Elana Dykewomon

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Elana Dykewomon
Born (1949-10-11) 11 October 1949 (age 65)
Nationality American
Occupation Author, professor, activist
Employer San Francisco State University
Known for Lesbian feminist activism

Elana Dykewomon (b. Elana Nachman, October 11, 1949) is a Jewish lesbian activist, award-winning author, editor and teacher.

Childhood[edit]

Dykewomon was born in New York City, to middle class Jewish parents. She and her family moved to Puerto Rico when she was eight.[1]

Education[edit]

She studied fine art at Reed College in Portland, Oregon, received a B.F.A. in creative writing from the California Institute of Arts, later and her M.F.A. from San Francisco State University.

Academic[edit]

Dykewomon lives in Oakland, California and taught at her alma mater San Francisco State.[2]

Books[edit]

In 1974, Dykewomon published her first novel, Riverfinger Women, under her name of birth, Elana Nachman.[3]

Her second book, They Will Know Me By My Teeth, released in 1976, was published under the name Elana Dykewoman, "at once an expression of her strong commitment to the lesbian community and a way to keep herself 'honest,' since anyone reading the book would know the author was a lesbian."[3]

The book of poetry, Fragments From Lesbos printed in 1981 "for lesbians only," was published under the author's current last name, "Dykewomon," in order "to avoid etymological connection with men."[3]

In the 1989 anthology of writing by Jewish Women, The Tribe of Dina, Dykewomon describes herself as "a Lesbian Separatist, descendant of the Baal Shem Tov, typesetter, ...poet"[4]

Periodicals[edit]

From 1987–1995, Dykewomon edited Sinister Wisdom, an international lesbian feminist journal of literature, art and politics, as well as contributing regularly to several other lesbian periodicals, including Common Lives/Lesbian Lives. She has also been a regular contributor to Bridges a magazine of writing by Jewish Women.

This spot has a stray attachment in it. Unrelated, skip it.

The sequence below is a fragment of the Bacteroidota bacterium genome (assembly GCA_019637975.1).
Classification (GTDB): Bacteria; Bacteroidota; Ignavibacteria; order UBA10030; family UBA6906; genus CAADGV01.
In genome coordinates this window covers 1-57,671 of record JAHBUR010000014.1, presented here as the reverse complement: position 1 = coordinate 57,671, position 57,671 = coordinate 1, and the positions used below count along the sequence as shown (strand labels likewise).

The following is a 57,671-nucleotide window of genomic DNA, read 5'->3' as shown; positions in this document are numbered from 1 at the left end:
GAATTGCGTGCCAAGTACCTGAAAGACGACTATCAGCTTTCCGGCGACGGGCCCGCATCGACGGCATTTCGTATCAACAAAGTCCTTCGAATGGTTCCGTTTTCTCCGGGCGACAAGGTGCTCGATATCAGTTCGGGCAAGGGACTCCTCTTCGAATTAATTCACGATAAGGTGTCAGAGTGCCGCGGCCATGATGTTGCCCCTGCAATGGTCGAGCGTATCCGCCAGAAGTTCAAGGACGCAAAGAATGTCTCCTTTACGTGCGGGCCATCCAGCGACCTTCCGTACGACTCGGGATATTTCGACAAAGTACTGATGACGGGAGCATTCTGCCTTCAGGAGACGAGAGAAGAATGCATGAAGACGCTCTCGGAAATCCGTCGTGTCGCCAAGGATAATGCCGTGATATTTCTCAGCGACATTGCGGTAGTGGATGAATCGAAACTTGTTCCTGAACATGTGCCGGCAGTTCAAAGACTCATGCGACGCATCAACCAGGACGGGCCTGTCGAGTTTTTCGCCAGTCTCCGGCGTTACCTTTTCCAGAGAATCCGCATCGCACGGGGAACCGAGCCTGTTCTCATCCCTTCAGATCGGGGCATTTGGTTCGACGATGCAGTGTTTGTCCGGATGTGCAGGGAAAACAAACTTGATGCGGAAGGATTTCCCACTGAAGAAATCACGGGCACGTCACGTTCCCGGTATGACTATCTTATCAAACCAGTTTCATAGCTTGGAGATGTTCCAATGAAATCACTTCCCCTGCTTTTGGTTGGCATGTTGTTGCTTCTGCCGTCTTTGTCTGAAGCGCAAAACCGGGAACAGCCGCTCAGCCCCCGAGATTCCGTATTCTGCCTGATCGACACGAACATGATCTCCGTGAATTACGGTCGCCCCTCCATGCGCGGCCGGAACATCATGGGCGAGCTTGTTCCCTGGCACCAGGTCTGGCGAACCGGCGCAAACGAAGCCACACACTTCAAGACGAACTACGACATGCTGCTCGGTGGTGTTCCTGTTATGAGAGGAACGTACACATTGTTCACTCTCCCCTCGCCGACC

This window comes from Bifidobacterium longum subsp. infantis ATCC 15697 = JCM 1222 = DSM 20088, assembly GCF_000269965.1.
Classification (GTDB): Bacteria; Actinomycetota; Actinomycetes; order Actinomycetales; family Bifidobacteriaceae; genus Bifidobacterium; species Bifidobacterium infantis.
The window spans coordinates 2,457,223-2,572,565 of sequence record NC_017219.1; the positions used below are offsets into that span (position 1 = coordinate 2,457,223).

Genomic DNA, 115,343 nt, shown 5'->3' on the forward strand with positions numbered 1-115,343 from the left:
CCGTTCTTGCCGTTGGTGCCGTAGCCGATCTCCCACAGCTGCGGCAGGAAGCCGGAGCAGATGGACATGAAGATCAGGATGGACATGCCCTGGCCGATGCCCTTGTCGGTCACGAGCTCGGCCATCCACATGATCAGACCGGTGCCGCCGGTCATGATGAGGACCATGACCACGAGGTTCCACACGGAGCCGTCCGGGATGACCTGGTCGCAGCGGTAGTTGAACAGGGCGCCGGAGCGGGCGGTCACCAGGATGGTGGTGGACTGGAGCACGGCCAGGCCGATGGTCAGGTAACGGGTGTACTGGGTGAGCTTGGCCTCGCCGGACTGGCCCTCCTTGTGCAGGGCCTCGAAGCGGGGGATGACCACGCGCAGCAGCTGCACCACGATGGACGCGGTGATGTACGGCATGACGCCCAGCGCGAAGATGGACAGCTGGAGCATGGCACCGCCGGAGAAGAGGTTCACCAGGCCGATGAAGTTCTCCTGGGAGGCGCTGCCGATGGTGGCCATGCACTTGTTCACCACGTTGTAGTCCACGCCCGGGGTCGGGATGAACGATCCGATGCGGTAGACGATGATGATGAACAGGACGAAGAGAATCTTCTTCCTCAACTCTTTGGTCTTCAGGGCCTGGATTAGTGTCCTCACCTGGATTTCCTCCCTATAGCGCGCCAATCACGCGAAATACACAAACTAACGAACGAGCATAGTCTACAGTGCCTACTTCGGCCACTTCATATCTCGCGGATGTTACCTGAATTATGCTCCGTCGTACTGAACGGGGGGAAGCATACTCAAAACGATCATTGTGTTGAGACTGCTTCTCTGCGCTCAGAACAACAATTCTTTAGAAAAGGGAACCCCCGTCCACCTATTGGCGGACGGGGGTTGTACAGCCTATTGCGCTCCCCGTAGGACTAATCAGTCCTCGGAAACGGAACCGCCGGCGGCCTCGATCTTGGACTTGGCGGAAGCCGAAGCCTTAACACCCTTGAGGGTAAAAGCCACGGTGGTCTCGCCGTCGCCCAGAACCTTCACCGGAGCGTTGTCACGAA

Awards[edit]

Selected publications[edit]

Books

  • Riverfinger Women: a novel (under Elana Nachman). Daughters, Inc., 1974
  • They Will Know Me By My Teeth, short stories and poetry Megaera Press, 1976.
  • Fragments from Lesbos: poetry Diaspora Distribution, 1981
  • Nothing Will Be As Sweet As The Taste, selected poems Onlywomen Press, 1995
  • Beyond the Pale Press Gang Publishers, 1997
  • Moon Creek Road Spinster's ink books, 2003
  • "Risk" Bywater Books 2009[2]

Anthologies

  • The Body Politic — Meditations on Identity in This Bridge We Call Home – Radical Visions for Transformation, edited by Gloria Anzaldúa and Analouise Keating, Routledge, 2002.
  • Manna from Heaven - from The Tribe of Dina: A Jewish Women's Anthology, Beacon Press, 1989, ISBN 0-8070-3605-6
  • The Fourth Daughter’s Four Hundred Questions, Nice Jewish Girls: A Lesbian Anthology. Boston: Beacon, 1989.
  • Various Poetry, in What I Want From You – Voices of East Bay Lesbian Poets, edited: Linda Zeiser and Trena Machado, Raw Art Press, 2006
  • Seeking Welcome, in Love, Castro Street, edited: Katherine V. Forrest and Jim Van Buskirk, Alyson Press, 2007
  • Traveling Fat, Out the Other Side — Contemporary Lesbian Writing, Virago Press, London, England, 1989.

Periodicals

  • My Mother and the Wars in Bridges – A Journal for Jewish Feminists and Our Friends edited by Clare Kinberg, Vol. 9, No. 2, Eugene, Oregon, 2002
  • Changing the World in Journal of Lesbian Studies, Volume 5, Number 3, edited by Nanette Gartrell, M.D. and Ester Rothblum, PhD, Harrington Park Press, December, 2001
  • Are We Ready to Throw Our Weight Around? – Fat Women and Political Activism, (co-authored with Esther Rothblum) in The Fat Studies Reader, edited: Esther Rothblum and Sondra Solovay, University of California Press, 2007
  • Lesbian Quarters: On Building Space, Identity, Institutional Memory and Resources, Journal of Lesbian Studies (Vol. 9, Numbers 1 & 2, 2005)
  • Butch resisting the pressure to change gender, Sojourner, Boston, April 2000.

References[edit]

  1. ^ Gabriele Griffin, Who's Who in Lesbian and Gay and Writing, Routledge, London, 2002
  2. ^ a b http://museumca.org/theoaklandstandard/elana-dykewomon-oral-history
  3. ^ a b c Livia, Anna (2002), Dykewomon, Elana, glbtq.com, retrieved 2007-08-27 .
  4. ^ Melanie Kaye/Kantrowitz, Irena Klepfisz. The Tribe of Dina: A Jewish Women's Anthology, Beacon Press, 1989, ISBN 0-8070-3605-6